Photographer, Annie Thompson came to the event and took some great pictures of people mixing and mingling. To see more pictures check out our facebook page.

Member profile: Erica Lilles

Erica Lilles is a long-time member of the BVRC.  She joined the BVRC in 2007 and since this time, Erica has worked on a wide range of projects at the Centre, as both project manager and researcher.

Erica is passionate about the outdoors and can barely remember a time when she wasn’t interested in the environment and forest ecosystems in particular.     As an undergraduate at Dartmouth, Erica interned at the school's forest dynamics lab in New Hampshire. It was this experience that fully ignited her growing interest in forest science.

After completing her undergraduate degree, Erica sought fieldwork in temperate and boreal forest ecology. This work took her into forests across the US and Canada, from Alaska and Washington to northwest British Columbia.  Her interest in soil-plant integration and her passion for native plant restoration eventually led her to the University of Alberta where she completed an M.Sc. degree in Land Reclamation.

While she hails from the Seattle area, Erica has family ties to BC and in 2004 after graduating, she found herself yearning for the Canadian west. "I was wanting to try living in a small Canadian town that was close to nature. I spent my summer vacations in Tofino growing up so I was enamored with BC and its forests from a young age," says Erica. Today Smithers is very much home for Erica, her husband Eerik, and their two young daughters Wynter and Bergen.

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Photo contest winner: Kara Pitman

Congratulations to Kara Pitman, 2015 winner of BVRC's annual photo contest! Kara wins a Bugwood Bean gift certificate for the awesome photo she took this summer while employing temperature loggers at all major tributaries feeding into the Babine River.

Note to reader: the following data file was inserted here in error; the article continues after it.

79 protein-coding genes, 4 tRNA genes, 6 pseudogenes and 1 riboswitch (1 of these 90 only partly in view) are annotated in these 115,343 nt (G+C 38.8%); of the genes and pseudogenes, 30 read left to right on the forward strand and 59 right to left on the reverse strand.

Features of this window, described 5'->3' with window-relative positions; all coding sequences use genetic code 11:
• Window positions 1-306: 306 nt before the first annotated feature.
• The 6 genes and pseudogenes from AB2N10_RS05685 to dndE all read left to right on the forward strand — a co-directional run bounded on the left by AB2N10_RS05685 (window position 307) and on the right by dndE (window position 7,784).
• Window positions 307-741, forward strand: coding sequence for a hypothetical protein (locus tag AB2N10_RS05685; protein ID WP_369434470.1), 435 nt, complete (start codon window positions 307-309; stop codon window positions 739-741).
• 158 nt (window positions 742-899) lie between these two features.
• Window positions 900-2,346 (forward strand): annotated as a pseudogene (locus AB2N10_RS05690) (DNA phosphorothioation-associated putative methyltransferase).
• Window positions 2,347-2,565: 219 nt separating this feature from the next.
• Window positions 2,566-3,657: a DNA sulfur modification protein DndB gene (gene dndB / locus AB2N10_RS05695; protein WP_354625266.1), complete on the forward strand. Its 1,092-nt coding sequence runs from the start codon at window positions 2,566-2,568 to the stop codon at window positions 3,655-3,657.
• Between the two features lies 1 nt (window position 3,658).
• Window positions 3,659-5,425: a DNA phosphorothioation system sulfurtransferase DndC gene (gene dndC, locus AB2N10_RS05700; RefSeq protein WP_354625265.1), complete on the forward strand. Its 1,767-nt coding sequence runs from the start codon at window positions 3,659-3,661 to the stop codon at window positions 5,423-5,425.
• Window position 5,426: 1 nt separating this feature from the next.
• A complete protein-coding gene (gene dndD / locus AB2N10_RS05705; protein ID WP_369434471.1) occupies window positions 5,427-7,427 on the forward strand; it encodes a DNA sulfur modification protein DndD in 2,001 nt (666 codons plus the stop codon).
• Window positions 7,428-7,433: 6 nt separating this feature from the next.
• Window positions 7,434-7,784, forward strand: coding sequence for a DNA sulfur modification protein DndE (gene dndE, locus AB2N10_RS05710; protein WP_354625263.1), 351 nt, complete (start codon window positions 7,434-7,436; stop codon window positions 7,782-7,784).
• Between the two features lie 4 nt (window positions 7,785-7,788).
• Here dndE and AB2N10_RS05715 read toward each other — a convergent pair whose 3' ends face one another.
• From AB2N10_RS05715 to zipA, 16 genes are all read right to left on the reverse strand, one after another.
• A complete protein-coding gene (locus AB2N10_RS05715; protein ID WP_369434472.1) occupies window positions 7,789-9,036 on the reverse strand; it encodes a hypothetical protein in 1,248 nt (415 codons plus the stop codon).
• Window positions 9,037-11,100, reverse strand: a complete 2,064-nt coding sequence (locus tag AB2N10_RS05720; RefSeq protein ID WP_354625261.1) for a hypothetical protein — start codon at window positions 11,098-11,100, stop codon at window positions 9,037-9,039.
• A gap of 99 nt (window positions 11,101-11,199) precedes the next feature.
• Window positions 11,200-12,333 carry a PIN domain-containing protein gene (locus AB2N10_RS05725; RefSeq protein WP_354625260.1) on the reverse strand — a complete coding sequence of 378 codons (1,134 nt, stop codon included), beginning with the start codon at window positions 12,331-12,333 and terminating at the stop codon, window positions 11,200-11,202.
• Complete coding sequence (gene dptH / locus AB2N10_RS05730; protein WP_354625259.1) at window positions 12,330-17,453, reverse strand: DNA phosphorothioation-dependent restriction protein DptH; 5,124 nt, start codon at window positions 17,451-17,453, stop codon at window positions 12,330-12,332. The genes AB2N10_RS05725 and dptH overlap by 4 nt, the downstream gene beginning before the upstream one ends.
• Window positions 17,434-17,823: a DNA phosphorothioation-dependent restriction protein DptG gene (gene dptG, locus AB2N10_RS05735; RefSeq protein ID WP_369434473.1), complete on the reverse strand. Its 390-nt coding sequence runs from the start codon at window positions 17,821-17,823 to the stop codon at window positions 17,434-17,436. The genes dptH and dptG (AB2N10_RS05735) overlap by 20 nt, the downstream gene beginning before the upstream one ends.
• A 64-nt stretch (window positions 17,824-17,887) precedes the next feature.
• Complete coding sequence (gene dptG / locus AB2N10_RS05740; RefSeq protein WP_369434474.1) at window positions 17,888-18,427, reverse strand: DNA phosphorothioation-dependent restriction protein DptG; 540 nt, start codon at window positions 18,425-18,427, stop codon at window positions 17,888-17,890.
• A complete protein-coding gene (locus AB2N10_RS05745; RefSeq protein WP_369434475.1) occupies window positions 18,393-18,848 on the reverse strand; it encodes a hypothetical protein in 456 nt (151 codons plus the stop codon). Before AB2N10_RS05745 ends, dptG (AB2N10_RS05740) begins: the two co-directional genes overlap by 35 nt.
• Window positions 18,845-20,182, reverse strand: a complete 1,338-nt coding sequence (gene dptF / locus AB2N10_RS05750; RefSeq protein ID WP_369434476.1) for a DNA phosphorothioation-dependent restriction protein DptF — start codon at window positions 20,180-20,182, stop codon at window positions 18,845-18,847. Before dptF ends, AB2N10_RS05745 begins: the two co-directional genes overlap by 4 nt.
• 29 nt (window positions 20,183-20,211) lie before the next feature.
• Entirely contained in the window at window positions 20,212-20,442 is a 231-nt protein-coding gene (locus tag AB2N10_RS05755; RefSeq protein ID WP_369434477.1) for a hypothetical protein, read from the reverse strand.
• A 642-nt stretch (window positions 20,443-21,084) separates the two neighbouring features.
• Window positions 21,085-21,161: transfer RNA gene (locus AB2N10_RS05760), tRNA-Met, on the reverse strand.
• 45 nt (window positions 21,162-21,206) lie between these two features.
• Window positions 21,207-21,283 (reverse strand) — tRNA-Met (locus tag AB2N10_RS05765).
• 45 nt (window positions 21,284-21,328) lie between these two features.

A special mention to Julia Kobetitch, for her 'Frog with Mosquito' photo, taken during her Morice Watershed Assessment fieldwork. It was a close second.

Thanks to all of you who submitted pictures this year. To view all images submitted, visit our facebook page here!

BVRC's winter seminar series: coming soon!

Each winter, the BVRC presents a bi-weekly seminar series. This year, in our efforts to continue to collaborate with community organizations, we will be partnering with the Bulkley Valley Museum and hosting our lunchtime series at the Old Church, located centrally, in downtown Smithers.

Starting in November and running through to March 2016, the BVRC will host public seminars every second Wednesday at lunch hour. Our popular seminar series is a great chance to get together and hear from regional and international scientists and practitioners about the latest developments in natural and cultural resources research and management. 

This fall, due to limited availability of presenters, we have had to delay the series.  "BVRC support staff have been working hard to solicit presentations, but so far we have not been able to fill a fall lineup," says Rick Budhwa. "We are asking our members to consider making a presentation. This is a great opportunity to engage with our scientific community."

If you have a research project underway and are interested in making a presentation, please contact Kala Hooker at 250-847-2827 or email: kala.hooker@bvcentre.ca

Learn more about the series, and check out past seminars here.

New location: The Old Church, on the corner of First Avenue and King St, Smithers.

Time: 12:00 - 1:00 pm.

Free Admission: Bring your lunch. Bring a friend!

We'll keep you informed! As a BVRC member, you will receive notifications and background information about each upcoming seminar.

Successful 2015 Metal Leaching and Acid Rock Drainage Fieldschool

In August, the BVRC hosted the annual Metal Leaching and Acid Rock Drainage (ML/ARD) field-school at the Northwest Community College in Smithers.

The ML/ARD field-school is designed to provide participants with a chance to gain a greater understanding of ML/ARD industry and regulatory system and to show the evolution in present ML/ARD thinking and practices.

The BVRC has offered the field school annually for four years. This year the field school was very well attended with people traveling from all across Canada for the five-day field school.  Instructor, Bill Price says: "We had another great and productive field school this year. We toured 4 mine sites during the field school, and I am pleased that we were able to provide our attendees a government perspective as well as a community perspective."

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Farewell Julia Kobetich

Julia Kobetitch, the BVRC's wonderful 2014 summer student, returned to the Centre this year as an associate researcher. This summer and fall, Julia, who has a degree in Natural Resource Management with a major in Wildlife and Fisheries, has been busy with the Skeena Salmon Project, and the Morice Water Monitoring Trust. 

Julia’s efficiency and ability to work on various tasks, from field watershed assessment and water quality sampling, to map making and data organization, has made her a valued member of the project team.

Julia recently headed off to New Zealand for some serious outdoor adventure. We would like to thank Julia for her dedicated work and we look forward to having her back at the Centre in 2016.